I’ll let you read the whole scenario of how the Hawks did what they did tonight via the AJC, but let’s talk about it.  Jordan Crawford seems like a really solid pick, especially if he can pick up some skills on the defensive side of the ball, but I’m not totally sold.  There are so many guys that can do what he does (see anyone referred to as “Instant Offense”) that I’m not sure why you get this guy and not get the same skill set from a free agent.  You can find a diamond in the rough big in the draft, because there just aren’t as many that you can pry away from other teams.  Not saying I have a problem with the pick, I just think it doesn’t address an immediate need.

When Sund made the trade for 27 (Crawford) and 31, I assumed we’d get one of the “project” centers that had been bandied about, especially with Hassan Whiteside still on the board.  But they opted for Tibor Pleiss, a European project and promptly traded his rights for cash.  Huh?  For a team with size issues, I don’t know why they didn’t try to use the pick, with 2nd round contracts not being guaranteed, to improve the team now or in the near future.  You always need bigs, but maybe Rick Sund knows something I don’t about who can be had on the sly in free agency.

With the Hawks other pick, they drafted Pape Sy, a nearly unknown Frenchman who has been listed anywhere from 6’3″ to 6’10,” though I’m told he’s actually 6’7.”  Always hard for me to speculate on Europeans as I don’t know anything about International basketball, but new coach Larry Drew is apparently hot on him.


The Hawks get a bona fide scorer in Crawford, a young version of Jamal Crawford with less passing, and a potentially excellent French big man who no one knows.  Maybe he’s on the team now, maybe down the road.  It seems like as good a draft as the Hawks could have managed with the picks they had and not trading away any other assets.  And they got back $3 million, so I’m sure tickets will be more affordable…

Remember how I said we’d get back to LeBron and getting dunked on?  Yeah, that was Jordan Crawford.  The King can keep polishing his non-existent crown while trying to grow up and ruining SportsCener, but I’ll take the guy who just plays the game.

The Hawks Have a Coach

And if he looks familiar, that’s because he’s been on the bench the last six years under former head coach Mike Woodson.  According to the AJC’s Michael Cunningham, Larry Drew has been named the new coach of my beloved Atlanta Hawks.  After Avery Johnson took the Nets job, the final candidates were Drew, Dwayne Casey and Mark Jackson (the latter of whom has never coached at any level).  Ultimately the Hawks decided to go with familiar rather than flashy.

I don’t know how I feel about this.  None of the names in the candidate search (including Johnson) really impressed me.  I was hoping for an out-of-the-blue choice to come in and be named, but it just didn’t happen.  The Hawks played this one close to home and all I can do is remain optimistic.  This deal is so new the contract is still being worked out, and Drew hasn’t said thing one about his plans, philosophy or what he’s going to do with the rest of the coaching staff.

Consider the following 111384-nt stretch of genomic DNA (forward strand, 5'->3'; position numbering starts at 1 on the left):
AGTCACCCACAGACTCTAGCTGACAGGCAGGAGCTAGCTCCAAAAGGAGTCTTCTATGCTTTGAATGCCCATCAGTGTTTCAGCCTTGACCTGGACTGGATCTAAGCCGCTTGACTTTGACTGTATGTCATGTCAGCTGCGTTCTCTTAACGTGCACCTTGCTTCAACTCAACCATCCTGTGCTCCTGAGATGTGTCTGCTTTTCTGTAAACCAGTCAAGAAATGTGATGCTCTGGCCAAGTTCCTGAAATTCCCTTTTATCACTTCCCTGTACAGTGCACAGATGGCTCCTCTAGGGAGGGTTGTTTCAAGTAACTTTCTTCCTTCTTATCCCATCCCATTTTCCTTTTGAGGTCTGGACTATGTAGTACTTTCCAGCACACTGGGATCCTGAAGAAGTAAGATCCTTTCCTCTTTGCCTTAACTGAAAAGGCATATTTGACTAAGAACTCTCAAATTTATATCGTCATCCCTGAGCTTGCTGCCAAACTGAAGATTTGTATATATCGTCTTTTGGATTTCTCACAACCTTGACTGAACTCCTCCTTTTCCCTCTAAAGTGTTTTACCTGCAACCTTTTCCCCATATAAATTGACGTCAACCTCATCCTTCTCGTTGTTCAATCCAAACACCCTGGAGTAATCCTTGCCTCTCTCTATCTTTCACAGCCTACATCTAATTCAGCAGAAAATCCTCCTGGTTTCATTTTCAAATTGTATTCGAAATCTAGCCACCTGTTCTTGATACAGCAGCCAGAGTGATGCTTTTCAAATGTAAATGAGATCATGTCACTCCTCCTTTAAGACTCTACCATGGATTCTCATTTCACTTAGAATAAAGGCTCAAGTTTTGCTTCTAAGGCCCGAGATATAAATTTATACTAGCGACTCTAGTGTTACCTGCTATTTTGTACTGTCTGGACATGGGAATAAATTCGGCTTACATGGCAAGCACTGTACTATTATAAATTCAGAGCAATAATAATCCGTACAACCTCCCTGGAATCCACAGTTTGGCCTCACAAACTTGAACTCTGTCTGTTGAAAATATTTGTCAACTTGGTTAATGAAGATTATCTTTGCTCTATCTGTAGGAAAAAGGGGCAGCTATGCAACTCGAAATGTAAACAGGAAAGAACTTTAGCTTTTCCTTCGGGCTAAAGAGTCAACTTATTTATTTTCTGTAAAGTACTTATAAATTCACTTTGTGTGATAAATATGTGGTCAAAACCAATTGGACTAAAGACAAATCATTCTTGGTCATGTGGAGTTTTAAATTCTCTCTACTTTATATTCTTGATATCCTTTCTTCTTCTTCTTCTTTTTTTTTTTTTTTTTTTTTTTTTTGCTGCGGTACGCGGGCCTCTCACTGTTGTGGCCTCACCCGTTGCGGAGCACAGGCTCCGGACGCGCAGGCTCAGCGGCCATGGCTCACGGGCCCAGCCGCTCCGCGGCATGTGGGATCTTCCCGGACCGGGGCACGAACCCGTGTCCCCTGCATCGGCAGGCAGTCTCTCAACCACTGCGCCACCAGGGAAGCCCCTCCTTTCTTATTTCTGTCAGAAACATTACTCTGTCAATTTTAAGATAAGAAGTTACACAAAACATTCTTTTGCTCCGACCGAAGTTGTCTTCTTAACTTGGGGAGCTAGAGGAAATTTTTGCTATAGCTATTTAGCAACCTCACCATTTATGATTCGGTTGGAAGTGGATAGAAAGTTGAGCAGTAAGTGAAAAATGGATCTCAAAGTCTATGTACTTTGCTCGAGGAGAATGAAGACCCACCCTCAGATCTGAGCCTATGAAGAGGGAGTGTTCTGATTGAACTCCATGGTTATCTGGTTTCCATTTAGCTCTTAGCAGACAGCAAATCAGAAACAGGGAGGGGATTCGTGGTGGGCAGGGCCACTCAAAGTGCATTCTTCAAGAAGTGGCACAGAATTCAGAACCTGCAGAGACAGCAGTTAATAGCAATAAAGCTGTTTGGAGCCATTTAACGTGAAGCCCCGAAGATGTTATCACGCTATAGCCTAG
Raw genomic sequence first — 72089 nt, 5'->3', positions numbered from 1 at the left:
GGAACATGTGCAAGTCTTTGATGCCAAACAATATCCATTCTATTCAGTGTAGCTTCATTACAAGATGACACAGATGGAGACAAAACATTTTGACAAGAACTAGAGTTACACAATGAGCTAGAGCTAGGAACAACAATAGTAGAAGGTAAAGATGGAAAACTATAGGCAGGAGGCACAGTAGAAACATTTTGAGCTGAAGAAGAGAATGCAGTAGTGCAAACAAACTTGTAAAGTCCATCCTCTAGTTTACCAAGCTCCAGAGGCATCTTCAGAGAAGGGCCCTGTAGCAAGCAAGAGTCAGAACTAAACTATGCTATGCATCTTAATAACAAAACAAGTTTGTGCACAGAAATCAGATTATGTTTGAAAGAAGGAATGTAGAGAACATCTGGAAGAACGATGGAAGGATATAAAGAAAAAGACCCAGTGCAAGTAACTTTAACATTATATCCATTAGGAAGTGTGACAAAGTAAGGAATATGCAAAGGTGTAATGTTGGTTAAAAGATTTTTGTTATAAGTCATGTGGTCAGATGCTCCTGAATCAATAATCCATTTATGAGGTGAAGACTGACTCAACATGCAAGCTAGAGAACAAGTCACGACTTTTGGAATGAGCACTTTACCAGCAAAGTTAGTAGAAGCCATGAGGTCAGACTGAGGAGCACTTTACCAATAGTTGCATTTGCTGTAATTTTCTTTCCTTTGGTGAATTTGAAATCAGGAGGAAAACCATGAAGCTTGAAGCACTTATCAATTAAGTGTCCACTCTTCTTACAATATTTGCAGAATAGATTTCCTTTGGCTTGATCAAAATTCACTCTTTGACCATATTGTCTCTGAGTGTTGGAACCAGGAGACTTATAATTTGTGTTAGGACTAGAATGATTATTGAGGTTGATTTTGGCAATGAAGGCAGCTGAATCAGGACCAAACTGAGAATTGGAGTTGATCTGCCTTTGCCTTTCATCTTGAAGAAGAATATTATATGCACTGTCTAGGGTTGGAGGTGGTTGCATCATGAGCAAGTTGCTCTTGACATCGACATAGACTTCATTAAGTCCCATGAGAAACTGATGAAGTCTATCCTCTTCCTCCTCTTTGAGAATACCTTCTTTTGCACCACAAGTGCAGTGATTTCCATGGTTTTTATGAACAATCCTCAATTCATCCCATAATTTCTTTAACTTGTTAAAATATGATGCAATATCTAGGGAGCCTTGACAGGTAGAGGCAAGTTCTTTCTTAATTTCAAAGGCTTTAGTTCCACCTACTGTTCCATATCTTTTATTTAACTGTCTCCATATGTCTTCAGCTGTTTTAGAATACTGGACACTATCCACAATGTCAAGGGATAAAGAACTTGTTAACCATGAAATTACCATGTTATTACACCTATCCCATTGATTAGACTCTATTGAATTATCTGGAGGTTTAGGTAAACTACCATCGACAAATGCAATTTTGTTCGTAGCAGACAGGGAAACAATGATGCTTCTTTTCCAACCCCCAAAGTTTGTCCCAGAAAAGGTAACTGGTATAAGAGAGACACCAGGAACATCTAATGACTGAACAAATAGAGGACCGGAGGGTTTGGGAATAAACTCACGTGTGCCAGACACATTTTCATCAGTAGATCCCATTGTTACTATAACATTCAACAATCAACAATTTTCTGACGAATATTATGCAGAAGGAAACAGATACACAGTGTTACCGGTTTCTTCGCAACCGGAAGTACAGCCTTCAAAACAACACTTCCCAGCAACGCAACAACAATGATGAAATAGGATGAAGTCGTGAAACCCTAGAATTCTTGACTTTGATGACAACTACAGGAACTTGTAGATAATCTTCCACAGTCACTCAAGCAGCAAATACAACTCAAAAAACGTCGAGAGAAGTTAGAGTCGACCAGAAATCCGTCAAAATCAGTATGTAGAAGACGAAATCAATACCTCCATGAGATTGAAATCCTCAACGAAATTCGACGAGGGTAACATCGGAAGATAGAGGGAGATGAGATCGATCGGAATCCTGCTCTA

There’s a part of me that finds the promotion of the assistant troubling.  If they knew this was a possibility, why wasn’t this done at any point during the last 6 years of the Woodson regime?  Sure, the guy had a contract, but coaches get fired all the time, some with longer tenures and better pedigrees.  I feel like this move could have, and probably should have, been made during a season as a trial run.  You have more options in the offseason to conduct your search, but at least you can see how things work out in real situations if you give one of your assistants the reins while things still matter.  Maybe the Hawks were never bad enough to fire Woodson after they got better, but don’t tell that to former Cleveland Cavs skipper Mike Brown.  He was fired a year after being named Coach of the Year and following a second consecutive 60+ win season.

I’m contradicting myself a little bit, but I’m concerned.  Your coach is as big, if not bigger, as any decision you could ever make regarding the roster.  Scott Skiles in Milwaukee is a prime example.  His best players kept getting hurt, and he kept his team winning even into the playoffs against a supposedly superior opponent.  I’ll give Drew his day, but the Hawks need to look at things beyond wins and losses as Drew takes control.

  • Are we more consistent on defense?
  • Does our half-court offense look less anemic?
  • Can we develop Jeff Teague?
  • Is there a bench that can be used?

Drew doesn’t need to win next year, that would be kidding ourselves.  But all the little things that spell out championship basketball (aka fundamentals) need to improve.  That’s how we’ll know if we’ve got our guy or a dud.

Make us proud, Larry Drew.  This is your shot.  Own it.


The NBA season for the Atlanta Hawks has come to an end after being swept by the Cleveland Cavaliers. I’m a long-time die hard when it comes to the Hawks. Don’t ask me to explain, except for the fact that they’re the hometown crew, and basketball is my favorite sport to watch. I watched as the team devolved from a championship contender to trading Dominique Wilkins for Danny Manning, Steve Smith for Isaiah Rider, and Jason Terry for Antoine Walker (and later, Antoine Walker in exchange for nothing). Where did that put them? The bottom of the basement, trapped in a barrel underneath said basement.